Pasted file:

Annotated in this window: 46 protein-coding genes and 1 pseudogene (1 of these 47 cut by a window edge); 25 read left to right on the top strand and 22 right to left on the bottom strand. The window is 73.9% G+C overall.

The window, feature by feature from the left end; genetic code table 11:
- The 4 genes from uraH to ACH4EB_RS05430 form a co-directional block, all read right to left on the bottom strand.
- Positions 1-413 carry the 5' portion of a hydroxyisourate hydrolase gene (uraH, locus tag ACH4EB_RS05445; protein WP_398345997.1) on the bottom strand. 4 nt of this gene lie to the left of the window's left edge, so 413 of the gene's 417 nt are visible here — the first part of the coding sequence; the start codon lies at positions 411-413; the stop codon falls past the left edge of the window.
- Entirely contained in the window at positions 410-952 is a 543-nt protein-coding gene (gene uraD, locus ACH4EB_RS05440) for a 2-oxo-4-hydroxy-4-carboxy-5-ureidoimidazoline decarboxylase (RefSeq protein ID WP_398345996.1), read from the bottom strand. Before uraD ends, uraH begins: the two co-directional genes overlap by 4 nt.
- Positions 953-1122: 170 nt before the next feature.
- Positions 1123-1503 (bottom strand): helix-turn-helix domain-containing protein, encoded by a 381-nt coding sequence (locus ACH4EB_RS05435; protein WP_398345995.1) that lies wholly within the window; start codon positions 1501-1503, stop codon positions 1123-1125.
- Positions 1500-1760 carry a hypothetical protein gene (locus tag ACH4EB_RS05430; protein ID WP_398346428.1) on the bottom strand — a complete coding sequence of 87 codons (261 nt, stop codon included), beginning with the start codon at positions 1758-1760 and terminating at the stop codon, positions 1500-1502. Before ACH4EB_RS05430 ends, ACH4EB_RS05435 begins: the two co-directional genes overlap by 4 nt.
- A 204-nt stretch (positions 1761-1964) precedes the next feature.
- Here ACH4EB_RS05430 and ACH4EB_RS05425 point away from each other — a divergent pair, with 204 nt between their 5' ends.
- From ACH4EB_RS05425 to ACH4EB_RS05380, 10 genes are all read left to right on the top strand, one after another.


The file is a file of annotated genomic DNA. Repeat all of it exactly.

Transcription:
Annotated in this window: 46 protein-coding genes and 1 pseudogene (1 of these 47 cut by a window edge); 25 read left to right on the top strand and 22 right to left on the bottom strand. The window is 73.9% G+C overall.

The window, feature by feature from the left end; genetic code table 11:
- The 4 genes from uraH to ACH4EB_RS05430 form a co-directional block, all read right to left on the bottom strand.
- Positions 1-413 carry the 5' portion of a hydroxyisourate hydrolase gene (uraH, locus tag ACH4EB_RS05445; protein WP_398345997.1) on the bottom strand. 4 nt of this gene lie to the left of the window's left edge, so 413 of the gene's 417 nt are visible here — the first part of the coding sequence; the start codon lies at positions 411-413; the stop codon falls past the left edge of the window.
- Entirely contained in the window at positions 410-952 is a 543-nt protein-coding gene (gene uraD, locus ACH4EB_RS05440) for a 2-oxo-4-hydroxy-4-carboxy-5-ureidoimidazoline decarboxylase (RefSeq protein ID WP_398345996.1), read from the bottom strand. Before uraD ends, uraH begins: the two co-directional genes overlap by 4 nt.
- Positions 953-1122: 170 nt before the next feature.
- Positions 1123-1503 (bottom strand): helix-turn-helix domain-containing protein, encoded by a 381-nt coding sequence (locus ACH4EB_RS05435; protein WP_398345995.1) that lies wholly within the window; start codon positions 1501-1503, stop codon positions 1123-1125.
- Positions 1500-1760 carry a hypothetical protein gene (locus tag ACH4EB_RS05430; protein ID WP_398346428.1) on the bottom strand — a complete coding sequence of 87 codons (261 nt, stop codon included), beginning with the start codon at positions 1758-1760 and terminating at the stop codon, positions 1500-1502. Before ACH4EB_RS05430 ends, ACH4EB_RS05435 begins: the two co-directional genes overlap by 4 nt.
- A 204-nt stretch (positions 1761-1964) precedes the next feature.
- Here ACH4EB_RS05430 and ACH4EB_RS05425 point away from each other — a divergent pair, with 204 nt between their 5' ends.
- From ACH4EB_RS05425 to ACH4EB_RS05380, 10 genes are all read left to right on the top strand, one after another.